Teachers' union joint president Louise Regan looks to new ways of organising
THE labour movement must learn from the successes of fast food workers’ campaigns, a key figure in Britain’s newest union has said.
National Education Union joint president Louise Regan compared the model of local organising that has brought on Britain’s first ever McDonald’s strikes with the tactics of teaching unions.
Ms Regan, who was president of the National Union of Teachers prior to its merger with the Association of Teachers and Lecturers last week, said the walkouts at the burger giant were “really positive for the union movement.”
Ahead of addressing pickets in Crayford this morning, Ms Regan told the Star that both teachers and fast food workers had learned lessons from disputes in the US.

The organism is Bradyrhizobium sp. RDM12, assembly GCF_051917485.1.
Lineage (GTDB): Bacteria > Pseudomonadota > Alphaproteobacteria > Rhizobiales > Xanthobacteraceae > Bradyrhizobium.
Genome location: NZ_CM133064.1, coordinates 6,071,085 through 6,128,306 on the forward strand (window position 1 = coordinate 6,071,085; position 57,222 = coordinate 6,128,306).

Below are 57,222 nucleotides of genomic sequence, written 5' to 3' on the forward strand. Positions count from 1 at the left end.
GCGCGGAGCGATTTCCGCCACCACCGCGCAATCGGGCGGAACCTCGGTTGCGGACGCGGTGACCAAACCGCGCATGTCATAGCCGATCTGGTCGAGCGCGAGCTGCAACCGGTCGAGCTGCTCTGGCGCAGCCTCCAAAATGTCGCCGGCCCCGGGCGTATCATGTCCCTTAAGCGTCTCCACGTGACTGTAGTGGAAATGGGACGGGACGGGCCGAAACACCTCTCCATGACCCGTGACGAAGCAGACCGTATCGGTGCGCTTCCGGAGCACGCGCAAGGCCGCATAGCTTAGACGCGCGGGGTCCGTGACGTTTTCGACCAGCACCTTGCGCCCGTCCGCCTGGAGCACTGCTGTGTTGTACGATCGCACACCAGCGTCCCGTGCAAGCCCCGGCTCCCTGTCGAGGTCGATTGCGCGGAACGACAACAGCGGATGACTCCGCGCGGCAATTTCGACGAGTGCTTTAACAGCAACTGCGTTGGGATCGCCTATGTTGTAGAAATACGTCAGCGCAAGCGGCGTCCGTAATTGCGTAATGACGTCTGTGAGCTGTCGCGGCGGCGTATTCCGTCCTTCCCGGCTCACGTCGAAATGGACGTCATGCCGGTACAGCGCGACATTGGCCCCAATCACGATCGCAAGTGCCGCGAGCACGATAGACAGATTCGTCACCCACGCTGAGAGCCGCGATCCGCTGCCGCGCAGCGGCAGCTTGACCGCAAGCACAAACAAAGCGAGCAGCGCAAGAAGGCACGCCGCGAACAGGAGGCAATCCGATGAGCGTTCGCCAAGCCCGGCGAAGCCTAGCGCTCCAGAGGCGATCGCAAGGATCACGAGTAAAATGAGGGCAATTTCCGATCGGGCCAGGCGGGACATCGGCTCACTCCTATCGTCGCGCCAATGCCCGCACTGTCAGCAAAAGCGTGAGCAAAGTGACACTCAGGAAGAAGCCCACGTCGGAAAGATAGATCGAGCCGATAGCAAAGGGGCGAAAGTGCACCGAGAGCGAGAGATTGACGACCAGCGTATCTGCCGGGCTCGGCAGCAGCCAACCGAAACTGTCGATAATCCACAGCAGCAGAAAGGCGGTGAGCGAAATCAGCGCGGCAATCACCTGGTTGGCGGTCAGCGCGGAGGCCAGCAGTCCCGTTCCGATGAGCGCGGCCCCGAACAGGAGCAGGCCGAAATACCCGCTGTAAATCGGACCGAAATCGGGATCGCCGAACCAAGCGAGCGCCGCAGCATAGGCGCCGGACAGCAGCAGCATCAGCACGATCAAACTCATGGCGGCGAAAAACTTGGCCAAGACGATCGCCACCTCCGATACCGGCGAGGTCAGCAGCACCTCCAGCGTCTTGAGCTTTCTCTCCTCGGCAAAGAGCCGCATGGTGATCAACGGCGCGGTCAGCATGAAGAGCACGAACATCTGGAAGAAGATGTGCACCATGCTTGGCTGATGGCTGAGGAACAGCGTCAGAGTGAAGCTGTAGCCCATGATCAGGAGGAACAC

She said unions representing both groups had moved towards action based in individual workplaces and localities, focusing on issues raised by reps at grassroots level.
Teachers in Chicago won a famous victory against layoffs and corporate education reforms in 2010 — which has been partly credited to the unity of the profession in one organisation, as well as the dispute being routed in grassroots activism.
Fast-food campaigns in the US and now in Britain have been focused on taking action where there is industrial strength — in order to spread consciousness of the power workers can wield.
“It’s no good somebody at the top telling you what to do,” Ms Regan said, suggesting it was crucial to build support for campaigns before taking action. “A small win can lead to bigger wins.”
Nottingham-based Ms Regan said the grievances raised by workers in Crayford, south-east London, mirrored the experiences of her daughter, a McDonald’s employee.
“Her hours continue to be variable,” she said. “Last week she worked seven hours in total.”